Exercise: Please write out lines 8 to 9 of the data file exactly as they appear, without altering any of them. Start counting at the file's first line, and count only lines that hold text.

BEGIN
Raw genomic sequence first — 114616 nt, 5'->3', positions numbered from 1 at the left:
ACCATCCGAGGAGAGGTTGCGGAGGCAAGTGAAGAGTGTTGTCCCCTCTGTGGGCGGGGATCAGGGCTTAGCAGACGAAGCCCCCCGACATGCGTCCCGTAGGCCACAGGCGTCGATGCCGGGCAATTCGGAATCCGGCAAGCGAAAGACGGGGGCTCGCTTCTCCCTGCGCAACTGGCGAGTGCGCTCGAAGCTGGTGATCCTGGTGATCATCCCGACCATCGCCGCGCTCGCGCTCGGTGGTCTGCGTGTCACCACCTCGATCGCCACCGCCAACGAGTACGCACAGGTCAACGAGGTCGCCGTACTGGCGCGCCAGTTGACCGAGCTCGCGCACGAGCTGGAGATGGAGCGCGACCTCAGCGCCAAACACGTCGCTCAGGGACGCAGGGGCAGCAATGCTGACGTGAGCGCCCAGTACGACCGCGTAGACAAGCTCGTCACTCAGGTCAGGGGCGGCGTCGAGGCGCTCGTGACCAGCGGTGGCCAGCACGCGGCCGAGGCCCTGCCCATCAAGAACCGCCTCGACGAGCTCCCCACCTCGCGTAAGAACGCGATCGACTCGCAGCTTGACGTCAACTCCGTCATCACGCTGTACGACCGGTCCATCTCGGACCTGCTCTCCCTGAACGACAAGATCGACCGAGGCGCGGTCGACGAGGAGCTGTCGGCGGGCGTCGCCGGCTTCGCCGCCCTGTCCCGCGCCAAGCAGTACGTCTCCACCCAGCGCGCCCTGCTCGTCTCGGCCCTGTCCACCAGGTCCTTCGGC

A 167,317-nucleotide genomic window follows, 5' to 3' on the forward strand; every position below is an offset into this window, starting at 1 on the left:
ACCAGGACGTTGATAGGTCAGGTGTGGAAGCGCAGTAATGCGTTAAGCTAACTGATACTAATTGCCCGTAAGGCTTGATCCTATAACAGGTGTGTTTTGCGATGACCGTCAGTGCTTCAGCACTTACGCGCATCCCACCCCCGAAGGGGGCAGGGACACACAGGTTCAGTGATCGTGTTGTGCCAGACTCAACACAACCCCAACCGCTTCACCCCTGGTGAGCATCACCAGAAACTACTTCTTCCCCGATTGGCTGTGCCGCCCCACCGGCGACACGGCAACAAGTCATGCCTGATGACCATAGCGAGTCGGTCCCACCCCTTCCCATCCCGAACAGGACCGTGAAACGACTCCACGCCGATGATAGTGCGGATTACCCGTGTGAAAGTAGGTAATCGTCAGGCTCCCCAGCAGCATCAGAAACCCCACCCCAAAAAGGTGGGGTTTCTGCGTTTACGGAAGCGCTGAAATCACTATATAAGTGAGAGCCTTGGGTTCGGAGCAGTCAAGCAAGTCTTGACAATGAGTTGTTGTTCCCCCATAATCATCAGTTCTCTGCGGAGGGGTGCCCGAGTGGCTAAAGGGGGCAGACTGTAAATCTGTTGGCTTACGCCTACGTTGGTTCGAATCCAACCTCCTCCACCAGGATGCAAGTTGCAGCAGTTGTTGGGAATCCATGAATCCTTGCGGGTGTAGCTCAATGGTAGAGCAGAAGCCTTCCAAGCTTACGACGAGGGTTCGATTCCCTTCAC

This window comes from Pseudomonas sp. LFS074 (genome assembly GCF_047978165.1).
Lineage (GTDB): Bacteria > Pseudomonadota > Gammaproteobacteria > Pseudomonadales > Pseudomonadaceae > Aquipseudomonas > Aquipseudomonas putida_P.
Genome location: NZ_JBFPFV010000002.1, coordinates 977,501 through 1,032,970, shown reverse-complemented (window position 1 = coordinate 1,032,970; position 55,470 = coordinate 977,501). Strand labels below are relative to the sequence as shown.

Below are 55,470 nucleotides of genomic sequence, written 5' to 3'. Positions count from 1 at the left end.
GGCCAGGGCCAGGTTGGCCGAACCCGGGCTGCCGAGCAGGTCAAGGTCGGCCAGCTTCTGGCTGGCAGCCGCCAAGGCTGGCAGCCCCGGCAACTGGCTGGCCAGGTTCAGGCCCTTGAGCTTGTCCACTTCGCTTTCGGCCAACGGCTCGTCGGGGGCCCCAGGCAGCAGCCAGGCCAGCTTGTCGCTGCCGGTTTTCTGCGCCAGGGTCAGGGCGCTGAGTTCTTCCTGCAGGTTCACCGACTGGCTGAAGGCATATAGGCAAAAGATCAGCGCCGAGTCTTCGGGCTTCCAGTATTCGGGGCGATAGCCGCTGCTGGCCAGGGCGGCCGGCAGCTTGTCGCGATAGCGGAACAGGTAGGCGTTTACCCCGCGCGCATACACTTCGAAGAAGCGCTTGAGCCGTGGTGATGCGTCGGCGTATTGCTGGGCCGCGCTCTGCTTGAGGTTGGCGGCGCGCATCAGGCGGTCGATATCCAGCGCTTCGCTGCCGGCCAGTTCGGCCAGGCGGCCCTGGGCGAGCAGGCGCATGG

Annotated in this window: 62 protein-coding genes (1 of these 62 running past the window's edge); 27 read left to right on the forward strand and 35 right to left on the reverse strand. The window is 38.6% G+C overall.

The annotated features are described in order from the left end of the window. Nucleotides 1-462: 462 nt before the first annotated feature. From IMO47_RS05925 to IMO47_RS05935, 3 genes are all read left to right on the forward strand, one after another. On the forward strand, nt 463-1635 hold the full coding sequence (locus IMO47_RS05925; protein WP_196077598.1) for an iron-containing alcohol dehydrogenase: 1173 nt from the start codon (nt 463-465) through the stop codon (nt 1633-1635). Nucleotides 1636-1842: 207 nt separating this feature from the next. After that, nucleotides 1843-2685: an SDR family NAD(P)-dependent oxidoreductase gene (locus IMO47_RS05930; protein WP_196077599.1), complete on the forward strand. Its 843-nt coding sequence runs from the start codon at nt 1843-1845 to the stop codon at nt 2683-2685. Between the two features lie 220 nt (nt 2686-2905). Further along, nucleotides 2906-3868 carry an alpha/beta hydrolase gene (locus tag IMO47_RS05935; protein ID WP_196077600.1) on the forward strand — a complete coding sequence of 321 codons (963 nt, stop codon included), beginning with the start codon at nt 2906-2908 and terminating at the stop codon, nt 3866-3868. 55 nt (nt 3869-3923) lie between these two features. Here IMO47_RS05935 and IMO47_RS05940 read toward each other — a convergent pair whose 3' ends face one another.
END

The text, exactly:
Below are 55,470 nucleotides of genomic sequence, written 5' to 3'. Positions count from 1 at the left end.
GGCCAGGGCCAGGTTGGCCGAACCCGGGCTGCCGAGCAGGTCAAGGTCGGCCAGCTTCTGGCTGGCAGCCGCCAAGGCTGGCAGCCCCGGCAACTGGCTGGCCAGGTTCAGGCCCTTGAGCTTGTCCACTTCGCTTTCGGCCAACGGCTCGTCGGGGGCCCCAGGCAGCAGCCAGGCCAGCTTGTCGCTGCCGGTTTTCTGCGCCAGGGTCAGGGCGCTGAGTTCTTCCTGCAGGTTCACCGACTGGCTGAAGGCATATAGGCAAAAGATCAGCGCCGAGTCTTCGGGCTTCCAGTATTCGGGGCGATAGCCGCTGCTGGCCAGGGCGGCCGGCAGCTTGTCGCGATAGCGGAACAGGTAGGCGTTTACCCCGCGCGCATACACTTCGAAGAAGCGCTTGAGCCGTGGTGATGCGTCGGCGTATTGCTGGGCCGCGCTCTGCTTGAGGTTGGCGGCGCGCATCAGGCGGTCGATATCCAGCGCTTCGCTGCCGGCCAGTTCGGCCAGGCGGCCCTGGGCGAGCAGGCGCATGG